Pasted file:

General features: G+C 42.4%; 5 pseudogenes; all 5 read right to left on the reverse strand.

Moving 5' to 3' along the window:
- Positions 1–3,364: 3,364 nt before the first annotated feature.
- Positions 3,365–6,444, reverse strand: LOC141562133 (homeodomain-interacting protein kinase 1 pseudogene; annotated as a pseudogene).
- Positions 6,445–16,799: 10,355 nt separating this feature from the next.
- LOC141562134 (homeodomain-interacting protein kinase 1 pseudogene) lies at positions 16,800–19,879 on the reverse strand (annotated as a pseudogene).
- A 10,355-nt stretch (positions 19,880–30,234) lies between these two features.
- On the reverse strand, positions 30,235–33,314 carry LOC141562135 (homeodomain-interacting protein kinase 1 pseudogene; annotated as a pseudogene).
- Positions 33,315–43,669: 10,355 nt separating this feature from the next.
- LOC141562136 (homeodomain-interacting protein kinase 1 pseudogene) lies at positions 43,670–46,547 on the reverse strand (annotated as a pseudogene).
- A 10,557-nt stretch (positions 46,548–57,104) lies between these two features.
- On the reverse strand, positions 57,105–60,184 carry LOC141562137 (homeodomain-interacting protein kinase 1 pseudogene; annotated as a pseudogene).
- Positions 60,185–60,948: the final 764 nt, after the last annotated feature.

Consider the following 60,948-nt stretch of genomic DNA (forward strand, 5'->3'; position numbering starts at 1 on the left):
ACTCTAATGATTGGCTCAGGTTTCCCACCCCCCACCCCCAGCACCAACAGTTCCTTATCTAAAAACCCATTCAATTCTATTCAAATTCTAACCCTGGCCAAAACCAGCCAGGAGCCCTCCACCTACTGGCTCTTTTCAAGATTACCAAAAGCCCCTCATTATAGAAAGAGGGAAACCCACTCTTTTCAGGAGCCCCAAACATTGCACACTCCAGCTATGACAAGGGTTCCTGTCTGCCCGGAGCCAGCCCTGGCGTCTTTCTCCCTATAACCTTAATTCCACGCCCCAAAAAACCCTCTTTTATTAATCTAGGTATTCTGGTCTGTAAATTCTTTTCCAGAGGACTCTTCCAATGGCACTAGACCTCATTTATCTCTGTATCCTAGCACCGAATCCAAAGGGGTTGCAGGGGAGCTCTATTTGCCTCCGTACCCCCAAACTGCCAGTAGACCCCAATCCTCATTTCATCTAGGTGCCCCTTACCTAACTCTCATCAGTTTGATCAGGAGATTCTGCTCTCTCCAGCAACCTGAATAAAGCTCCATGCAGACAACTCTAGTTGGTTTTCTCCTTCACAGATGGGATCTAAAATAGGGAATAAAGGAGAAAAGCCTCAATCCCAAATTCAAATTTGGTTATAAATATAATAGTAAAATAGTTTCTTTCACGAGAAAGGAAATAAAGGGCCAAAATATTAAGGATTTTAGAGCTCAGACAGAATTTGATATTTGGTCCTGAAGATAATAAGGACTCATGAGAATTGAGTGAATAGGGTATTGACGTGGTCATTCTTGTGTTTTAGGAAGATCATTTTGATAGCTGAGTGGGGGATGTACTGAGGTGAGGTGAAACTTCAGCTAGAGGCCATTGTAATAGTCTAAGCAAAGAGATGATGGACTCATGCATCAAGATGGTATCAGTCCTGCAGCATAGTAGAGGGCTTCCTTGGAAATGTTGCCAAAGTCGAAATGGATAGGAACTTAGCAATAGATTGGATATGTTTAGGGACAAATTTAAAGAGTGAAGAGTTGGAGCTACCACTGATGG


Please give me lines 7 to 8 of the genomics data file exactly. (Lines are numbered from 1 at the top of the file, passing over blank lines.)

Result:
- A 10,355-nt stretch (positions 19,880–30,234) lies between these two features.
- On the reverse strand, positions 30,235–33,314 carry LOC141562135 (homeodomain-interacting protein kinase 1 pseudogene; annotated as a pseudogene).